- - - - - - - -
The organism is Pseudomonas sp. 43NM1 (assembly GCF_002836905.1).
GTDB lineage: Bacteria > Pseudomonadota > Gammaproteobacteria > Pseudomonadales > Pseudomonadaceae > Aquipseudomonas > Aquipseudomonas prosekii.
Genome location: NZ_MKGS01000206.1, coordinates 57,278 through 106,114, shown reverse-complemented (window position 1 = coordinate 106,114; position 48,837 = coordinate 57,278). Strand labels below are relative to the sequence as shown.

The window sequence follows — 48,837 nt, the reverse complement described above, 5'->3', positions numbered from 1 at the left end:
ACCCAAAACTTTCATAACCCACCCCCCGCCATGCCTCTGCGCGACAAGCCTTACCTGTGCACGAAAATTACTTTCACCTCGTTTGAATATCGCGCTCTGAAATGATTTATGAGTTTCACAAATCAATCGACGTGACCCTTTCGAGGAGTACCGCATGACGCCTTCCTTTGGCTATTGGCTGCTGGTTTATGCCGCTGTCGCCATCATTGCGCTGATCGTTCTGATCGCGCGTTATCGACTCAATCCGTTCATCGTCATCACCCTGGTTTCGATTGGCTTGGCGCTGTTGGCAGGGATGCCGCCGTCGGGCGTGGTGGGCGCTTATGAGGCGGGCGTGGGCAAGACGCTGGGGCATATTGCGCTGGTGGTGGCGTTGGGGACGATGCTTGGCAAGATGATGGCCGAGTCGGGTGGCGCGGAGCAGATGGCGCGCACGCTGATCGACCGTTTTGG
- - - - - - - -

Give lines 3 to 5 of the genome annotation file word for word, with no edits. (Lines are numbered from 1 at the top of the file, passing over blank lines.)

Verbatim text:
Genome location: NZ_MKGS01000206.1, coordinates 57,278 through 106,114, shown reverse-complemented (window position 1 = coordinate 106,114; position 48,837 = coordinate 57,278). Strand labels below are relative to the sequence as shown.

The window sequence follows — 48,837 nt, the reverse complement described above, 5'->3', positions numbered from 1 at the left end:
ACCCAAAACTTTCATAACCCACCCCCCGCCATGCCTCTGCGCGACAAGCCTTACCTGTGCACGAAAATTACTTTCACCTCGTTTGAATATCGCGCTCTGAAATGATTTATGAGTTTCACAAATCAATCGACGTGACCCTTTCGAGGAGTACCGCATGACGCCTTCCTTTGGCTATTGGCTGCTGGTTTATGCCGCTGTCGCCATCATTGCGCTGATCGTTCTGATCGCGCGTTATCGACTCAATCCGTTCATCGTCATCACCCTGGTTTCGATTGGCTTGGCGCTGTTGGCAGGGATGCCGCCGTCGGGCGTGGTGGGCGCTTATGAGGCGGGCGTGGGCAAGACGCTGGGGCATATTGCGCTGGTGGTGGCGTTGGGGACGATGCTTGGCAAGATGATGGCCGAGTCGGGTGGCGCGGAGCAGATGGCGCGCACGCTGATCGACCGTTTTGG